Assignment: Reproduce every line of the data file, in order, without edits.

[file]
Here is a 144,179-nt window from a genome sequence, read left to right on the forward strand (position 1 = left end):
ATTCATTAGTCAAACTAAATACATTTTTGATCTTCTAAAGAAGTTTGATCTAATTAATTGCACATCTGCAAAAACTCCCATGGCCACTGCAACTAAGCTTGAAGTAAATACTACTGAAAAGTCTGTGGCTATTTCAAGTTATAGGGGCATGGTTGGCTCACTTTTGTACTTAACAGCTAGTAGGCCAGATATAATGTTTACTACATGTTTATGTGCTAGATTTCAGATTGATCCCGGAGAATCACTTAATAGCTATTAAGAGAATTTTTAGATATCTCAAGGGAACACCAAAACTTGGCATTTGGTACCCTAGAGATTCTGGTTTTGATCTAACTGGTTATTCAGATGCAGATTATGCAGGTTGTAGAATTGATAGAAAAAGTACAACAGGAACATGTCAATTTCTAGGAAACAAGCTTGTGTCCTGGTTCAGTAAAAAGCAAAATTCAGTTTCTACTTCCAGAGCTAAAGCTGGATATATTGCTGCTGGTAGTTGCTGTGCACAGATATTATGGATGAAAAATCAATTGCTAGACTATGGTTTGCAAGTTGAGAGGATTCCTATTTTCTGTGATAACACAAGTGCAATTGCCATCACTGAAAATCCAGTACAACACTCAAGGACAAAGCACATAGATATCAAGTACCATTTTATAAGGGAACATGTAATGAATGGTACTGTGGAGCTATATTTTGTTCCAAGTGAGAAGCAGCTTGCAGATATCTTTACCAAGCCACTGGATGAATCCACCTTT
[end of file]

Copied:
Here is a 144,179-nt window from a genome sequence, read left to right on the forward strand (position 1 = left end):
ATTCATTAGTCAAACTAAATACATTTTTGATCTTCTAAAGAAGTTTGATCTAATTAATTGCACATCTGCAAAAACTCCCATGGCCACTGCAACTAAGCTTGAAGTAAATACTACTGAAAAGTCTGTGGCTATTTCAAGTTATAGGGGCATGGTTGGCTCACTTTTGTACTTAACAGCTAGTAGGCCAGATATAATGTTTACTACATGTTTATGTGCTAGATTTCAGATTGATCCCGGAGAATCACTTAATAGCTATTAAGAGAATTTTTAGATATCTCAAGGGAACACCAAAACTTGGCATTTGGTACCCTAGAGATTCTGGTTTTGATCTAACTGGTTATTCAGATGCAGATTATGCAGGTTGTAGAATTGATAGAAAAAGTACAACAGGAACATGTCAATTTCTAGGAAACAAGCTTGTGTCCTGGTTCAGTAAAAAGCAAAATTCAGTTTCTACTTCCAGAGCTAAAGCTGGATATATTGCTGCTGGTAGTTGCTGTGCACAGATATTATGGATGAAAAATCAATTGCTAGACTATGGTTTGCAAGTTGAGAGGATTCCTATTTTCTGTGATAACACAAGTGCAATTGCCATCACTGAAAATCCAGTACAACACTCAAGGACAAAGCACATAGATATCAAGTACCATTTTATAAGGGAACATGTAATGAATGGTACTGTGGAGCTATATTTTGTTCCAAGTGAGAAGCAGCTTGCAGATATCTTTACCAAGCCACTGGATGAATCCACCTTT